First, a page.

NASW-Michigan Chapter Ethics Committee (CEC) Panel


Panelists will address hot topics in ethics such as dual relationships, self-care, duty to warn, and other issues. Panel will solicit questions from the audience and engage in dialogue.


Susan Radzilowski  is a clinical social worker serving children, youth, and college-age adults in the Detroit area ( Susan is also a Lecturer at the University of Michigan School of Social Work and Wayne State University School of Social Work. Susan is an approved School Social Worker and is an endorsed by Michigan Association for Infant Mental Health as an Infant Family Specialist. Susan is the NASW-Michigan Chapter Ethics Committee Chair.


Mary Eldredge is on faculty at the University of Michigan School of Social Work. Mary is experienced at the micro and macro levels in healthcare, government, higher education, child welfare, mental health and juvenile justice. Mary is an experienced clinician, policy writer, program developer, and grant author. Mary is the NASW-Michigan Chapter Ethics Committee Secretary.


Fred Schade has over 35 years of experience in social work. While currently retired, he continues to serve on the Chapter Ethics Committee, following a 3-year seat on the Board of Directors as the Region 7 Representative. Fred’s experience has been clinical work in mental health, substance abuse, and dual diagnosis across all age groups in both inpatient and outpatient settings.


Linda Cherrey Reeser, PhD, LMSW, MSW is the co-author of the book, Ethical Decision-making in Social Work.  She has given many workshops on ethics, domestically and internationally. She is a professor and coordinator of the BSW Program at Western Michigan University.

Ethical Considerations in Divorce and Custody

This workshop will provide a brief overview of divorce including legal definitions of custody and parenting time. The bulk of the workshop will be a brief overview of ethical considerations using case examples and the new Code.


Ellen Craine, JD, LMSW, ACSW, INHC has been in private practice for over 20 years. She has been a divorce and family mediator, parenting coordinator, and therapist.  She has experience as a social work ethics  consultant and teaching CEU workshops for Eastern Michigan University and NASW-Michigan, has authored two recent articles and is writing two books.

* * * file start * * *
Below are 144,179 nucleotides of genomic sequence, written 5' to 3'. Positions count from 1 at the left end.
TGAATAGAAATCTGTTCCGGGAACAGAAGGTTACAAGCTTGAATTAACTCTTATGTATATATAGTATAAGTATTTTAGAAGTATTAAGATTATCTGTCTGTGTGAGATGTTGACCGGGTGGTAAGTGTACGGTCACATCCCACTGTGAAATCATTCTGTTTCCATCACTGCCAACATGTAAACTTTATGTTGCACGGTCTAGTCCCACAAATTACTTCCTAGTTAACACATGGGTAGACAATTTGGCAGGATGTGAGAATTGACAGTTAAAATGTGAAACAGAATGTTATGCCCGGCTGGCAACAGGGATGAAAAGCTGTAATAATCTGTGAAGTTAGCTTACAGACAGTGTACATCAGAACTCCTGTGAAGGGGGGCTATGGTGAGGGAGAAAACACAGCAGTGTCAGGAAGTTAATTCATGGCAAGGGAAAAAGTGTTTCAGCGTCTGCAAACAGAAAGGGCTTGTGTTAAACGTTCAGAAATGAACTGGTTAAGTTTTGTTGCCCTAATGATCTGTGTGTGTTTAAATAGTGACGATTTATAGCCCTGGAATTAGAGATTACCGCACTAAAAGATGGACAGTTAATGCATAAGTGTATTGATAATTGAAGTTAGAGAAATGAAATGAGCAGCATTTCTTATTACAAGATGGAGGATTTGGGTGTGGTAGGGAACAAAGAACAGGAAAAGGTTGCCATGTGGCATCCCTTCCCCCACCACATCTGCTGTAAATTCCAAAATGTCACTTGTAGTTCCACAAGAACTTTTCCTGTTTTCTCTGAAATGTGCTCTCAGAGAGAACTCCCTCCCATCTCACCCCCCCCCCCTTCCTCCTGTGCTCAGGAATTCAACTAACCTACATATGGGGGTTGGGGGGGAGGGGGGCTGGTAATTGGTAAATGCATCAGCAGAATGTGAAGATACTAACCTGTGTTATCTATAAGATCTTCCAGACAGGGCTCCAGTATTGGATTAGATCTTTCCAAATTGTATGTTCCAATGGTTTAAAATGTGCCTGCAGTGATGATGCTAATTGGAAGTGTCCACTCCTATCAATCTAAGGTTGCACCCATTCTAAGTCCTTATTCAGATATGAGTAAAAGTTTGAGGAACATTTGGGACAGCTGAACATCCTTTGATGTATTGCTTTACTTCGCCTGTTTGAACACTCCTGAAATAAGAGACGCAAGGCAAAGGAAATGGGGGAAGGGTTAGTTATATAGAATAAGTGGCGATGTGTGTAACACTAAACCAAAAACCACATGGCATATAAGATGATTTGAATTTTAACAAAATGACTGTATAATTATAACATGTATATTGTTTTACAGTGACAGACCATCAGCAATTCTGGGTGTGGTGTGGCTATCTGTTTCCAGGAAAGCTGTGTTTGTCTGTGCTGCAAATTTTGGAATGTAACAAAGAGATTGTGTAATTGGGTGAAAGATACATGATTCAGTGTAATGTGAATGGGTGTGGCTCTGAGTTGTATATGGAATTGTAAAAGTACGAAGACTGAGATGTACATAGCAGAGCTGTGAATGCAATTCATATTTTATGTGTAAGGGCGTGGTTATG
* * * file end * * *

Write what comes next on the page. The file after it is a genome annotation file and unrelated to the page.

Five Ethical Tensions Every Supervisor Should Be Aware of

Supervision is fraught with potential ethical quandaries. In this workshop, the presenter will review 5 ethical tensions that social services supervisors may encounter in their work. Examination of case studies and real-life experiences elicited from the audience will inform viable practice solutions for both beginning and experienced practitioners.


Mark Giesler, PhD, LMSW is a Professor of Social Work at Saginaw Valley State University. He has served in the following capacities at NASW-MI: as a regional representative, as Vice-President of Standards and Services, and as one of the original trainers and curriculum writers for the Core Supervision Certification curriculum.

Schedule of Events

8– 8:45 AM

 Registration and Continental Breakfast


8:45 – 9:00 AM

 Welcome, Announcements, Introductions


9:00 – 10:30 AM

 Keynote – Dr. Robert Ortega,

Cultural Humility and the Ethics of Caring in a Socially Just World”


10:30 – 10:45 AM



10:45 AM – 12:15 PM

  • Ethical Considerations: Divorce and Custody. Ellen Craine, JD, LMSW, ACSW, INHC

12:15 – 1:15 PM



1:20 – 2:40 PM

  • Five Ethical Tensions Every Supervisor Should Be Aware of. Mark Giesler, PhD, LMSW

2:40 – 2:50 PM



2:50 – 4:15 PM

 Plenary: Chapter Ethics Committee Panel